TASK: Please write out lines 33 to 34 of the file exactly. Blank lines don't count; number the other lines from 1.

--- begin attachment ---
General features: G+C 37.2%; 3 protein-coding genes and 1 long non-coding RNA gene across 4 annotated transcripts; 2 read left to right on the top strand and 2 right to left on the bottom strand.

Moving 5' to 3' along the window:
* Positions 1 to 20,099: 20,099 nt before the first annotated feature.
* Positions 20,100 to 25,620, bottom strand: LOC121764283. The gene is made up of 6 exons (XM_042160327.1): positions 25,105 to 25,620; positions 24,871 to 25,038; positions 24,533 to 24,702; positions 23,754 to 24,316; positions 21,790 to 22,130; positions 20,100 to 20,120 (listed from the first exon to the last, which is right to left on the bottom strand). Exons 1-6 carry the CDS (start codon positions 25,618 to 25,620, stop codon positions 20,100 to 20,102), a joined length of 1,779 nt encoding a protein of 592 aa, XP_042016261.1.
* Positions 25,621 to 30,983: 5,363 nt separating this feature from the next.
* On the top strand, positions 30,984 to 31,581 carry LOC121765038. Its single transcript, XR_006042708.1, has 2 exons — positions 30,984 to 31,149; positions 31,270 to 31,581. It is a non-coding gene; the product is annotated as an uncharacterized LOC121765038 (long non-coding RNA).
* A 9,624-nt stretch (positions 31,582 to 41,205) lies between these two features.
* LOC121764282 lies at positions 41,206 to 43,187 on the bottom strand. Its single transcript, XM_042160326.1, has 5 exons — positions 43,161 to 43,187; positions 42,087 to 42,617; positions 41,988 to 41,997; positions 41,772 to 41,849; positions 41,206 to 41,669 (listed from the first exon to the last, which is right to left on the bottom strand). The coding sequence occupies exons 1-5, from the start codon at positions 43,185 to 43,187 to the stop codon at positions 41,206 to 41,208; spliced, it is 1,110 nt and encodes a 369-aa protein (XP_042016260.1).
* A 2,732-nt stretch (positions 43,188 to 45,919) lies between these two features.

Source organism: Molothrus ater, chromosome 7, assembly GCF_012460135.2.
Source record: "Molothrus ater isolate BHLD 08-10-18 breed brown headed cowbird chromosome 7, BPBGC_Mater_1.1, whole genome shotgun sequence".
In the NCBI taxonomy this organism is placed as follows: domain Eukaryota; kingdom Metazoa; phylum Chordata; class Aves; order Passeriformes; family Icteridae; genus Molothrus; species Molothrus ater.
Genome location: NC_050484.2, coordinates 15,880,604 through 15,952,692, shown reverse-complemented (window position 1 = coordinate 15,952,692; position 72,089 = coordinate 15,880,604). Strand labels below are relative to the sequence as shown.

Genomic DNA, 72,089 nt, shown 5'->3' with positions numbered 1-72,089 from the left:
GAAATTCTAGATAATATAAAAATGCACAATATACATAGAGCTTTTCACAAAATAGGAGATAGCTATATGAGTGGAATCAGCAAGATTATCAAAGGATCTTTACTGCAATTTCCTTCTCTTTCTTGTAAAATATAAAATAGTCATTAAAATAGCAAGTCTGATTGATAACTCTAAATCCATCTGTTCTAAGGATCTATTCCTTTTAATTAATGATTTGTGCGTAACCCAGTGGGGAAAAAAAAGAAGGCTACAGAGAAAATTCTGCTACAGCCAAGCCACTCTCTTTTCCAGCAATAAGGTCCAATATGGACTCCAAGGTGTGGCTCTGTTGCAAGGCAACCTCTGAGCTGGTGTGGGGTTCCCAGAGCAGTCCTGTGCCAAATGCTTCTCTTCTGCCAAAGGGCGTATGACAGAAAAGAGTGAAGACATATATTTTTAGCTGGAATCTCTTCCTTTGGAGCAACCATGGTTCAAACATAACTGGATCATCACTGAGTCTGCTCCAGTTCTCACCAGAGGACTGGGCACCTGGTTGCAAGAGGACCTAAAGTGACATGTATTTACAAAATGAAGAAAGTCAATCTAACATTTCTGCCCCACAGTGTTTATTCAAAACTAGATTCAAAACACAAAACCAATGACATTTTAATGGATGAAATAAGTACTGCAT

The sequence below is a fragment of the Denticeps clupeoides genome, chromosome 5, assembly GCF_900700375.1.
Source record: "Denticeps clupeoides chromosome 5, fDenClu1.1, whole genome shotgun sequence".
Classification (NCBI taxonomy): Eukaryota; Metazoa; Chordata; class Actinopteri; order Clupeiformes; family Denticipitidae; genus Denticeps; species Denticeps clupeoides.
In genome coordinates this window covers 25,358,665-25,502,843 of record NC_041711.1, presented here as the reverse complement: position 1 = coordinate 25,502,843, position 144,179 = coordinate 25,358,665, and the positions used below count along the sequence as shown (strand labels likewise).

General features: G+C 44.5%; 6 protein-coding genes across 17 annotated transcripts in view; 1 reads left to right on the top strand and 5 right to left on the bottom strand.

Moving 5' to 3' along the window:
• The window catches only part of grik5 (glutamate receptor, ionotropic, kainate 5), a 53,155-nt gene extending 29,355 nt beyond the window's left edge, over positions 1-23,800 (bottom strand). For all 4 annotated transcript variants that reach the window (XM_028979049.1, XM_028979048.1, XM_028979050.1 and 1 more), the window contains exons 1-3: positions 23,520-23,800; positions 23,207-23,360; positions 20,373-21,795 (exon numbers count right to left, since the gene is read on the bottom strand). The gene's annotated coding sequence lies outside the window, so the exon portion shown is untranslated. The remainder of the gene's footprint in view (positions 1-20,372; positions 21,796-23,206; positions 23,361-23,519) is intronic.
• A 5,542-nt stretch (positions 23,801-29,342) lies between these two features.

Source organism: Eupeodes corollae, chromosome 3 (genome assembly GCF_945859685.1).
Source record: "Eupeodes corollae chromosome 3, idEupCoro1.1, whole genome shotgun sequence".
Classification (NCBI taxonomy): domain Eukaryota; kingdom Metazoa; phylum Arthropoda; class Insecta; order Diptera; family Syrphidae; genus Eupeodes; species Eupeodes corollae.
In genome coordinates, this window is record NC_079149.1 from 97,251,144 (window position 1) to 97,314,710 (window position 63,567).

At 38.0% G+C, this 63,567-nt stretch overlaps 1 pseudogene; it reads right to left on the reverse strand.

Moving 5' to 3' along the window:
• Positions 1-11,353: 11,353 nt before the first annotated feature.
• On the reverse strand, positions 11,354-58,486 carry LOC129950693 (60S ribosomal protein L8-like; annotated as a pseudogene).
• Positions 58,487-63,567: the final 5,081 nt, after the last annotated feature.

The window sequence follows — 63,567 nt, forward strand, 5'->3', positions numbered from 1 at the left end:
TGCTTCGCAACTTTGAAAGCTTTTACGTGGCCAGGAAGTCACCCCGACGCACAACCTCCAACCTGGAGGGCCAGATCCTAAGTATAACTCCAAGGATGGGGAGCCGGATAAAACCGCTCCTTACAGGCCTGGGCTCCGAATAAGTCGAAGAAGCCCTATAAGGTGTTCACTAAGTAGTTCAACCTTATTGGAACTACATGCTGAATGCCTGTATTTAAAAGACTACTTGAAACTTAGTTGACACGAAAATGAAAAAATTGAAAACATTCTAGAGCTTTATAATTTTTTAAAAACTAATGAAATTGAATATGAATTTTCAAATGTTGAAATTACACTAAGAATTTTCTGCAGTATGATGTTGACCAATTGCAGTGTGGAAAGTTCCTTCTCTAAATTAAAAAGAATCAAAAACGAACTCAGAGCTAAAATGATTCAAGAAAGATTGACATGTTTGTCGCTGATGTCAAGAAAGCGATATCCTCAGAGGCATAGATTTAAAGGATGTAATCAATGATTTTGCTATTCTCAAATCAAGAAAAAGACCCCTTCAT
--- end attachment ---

The window sequence follows — 63,567 nt, forward strand, 5'->3', positions numbered from 1 at the left end:
TGCTTCGCAACTTTGAAAGCTTTTACGTGGCCAGGAAGTCACCCCGACGCACAACCTCCAACCTGGAGGGCCAGATCCTAAGTATAACTCCAAGGATGGGGAGCCGGATAAAACCGCTCCTTACAGGCCTGGGCTCCGAATAAGTCGAAGAAGCCCTATAAGGTGTTCACTAAGTAGTTCAACCTTATTGGAACTACATGCTGAATGCCTGTATTTAAAAGACTACTTGAAACTTAGTTGACACGAAAATGAAAAAATTGAAAACATTCTAGAGCTTTATAATTTTTTAAAAACTAATGAAATTGAATATGAATTTTCAAATGTTGAAATTACACTAAGAATTTTCTGCAGTATGATGTTGACCAATTGCAGTGTGGAAAGTTCCTTCTCTAAATTAAAAAGAATCAAAAACGAACTCAGAGCTAAAATGATTCAAGAAAGATTGACATGTTTGTCGCTGATGTCAAGAAAGCGATATCCTCAGAGGCATAGATTTAAAGGATGTAATCAATGATTTTGCTATTCTCAAATCAAGAAAAAGACCCCTTCAT